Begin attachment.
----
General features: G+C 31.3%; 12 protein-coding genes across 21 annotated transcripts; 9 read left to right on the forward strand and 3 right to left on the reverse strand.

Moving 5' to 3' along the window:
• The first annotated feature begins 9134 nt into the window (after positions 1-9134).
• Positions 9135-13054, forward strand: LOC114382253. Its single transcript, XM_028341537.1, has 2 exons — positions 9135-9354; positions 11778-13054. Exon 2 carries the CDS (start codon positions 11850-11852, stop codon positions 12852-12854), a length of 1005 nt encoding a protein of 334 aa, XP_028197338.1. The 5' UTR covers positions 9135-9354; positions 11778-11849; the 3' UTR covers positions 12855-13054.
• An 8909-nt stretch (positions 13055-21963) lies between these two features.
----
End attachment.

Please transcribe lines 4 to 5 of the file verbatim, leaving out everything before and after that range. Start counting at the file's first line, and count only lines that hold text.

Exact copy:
• Positions 9135-13054, forward strand: LOC114382253. Its single transcript, XM_028341537.1, has 2 exons — positions 9135-9354; positions 11778-13054. Exon 2 carries the CDS (start codon positions 11850-11852, stop codon positions 12852-12854), a length of 1005 nt encoding a protein of 334 aa, XP_028197338.1. The 5' UTR covers positions 9135-9354; positions 11778-11849; the 3' UTR covers positions 12855-13054.
• An 8909-nt stretch (positions 13055-21963) lies between these two features.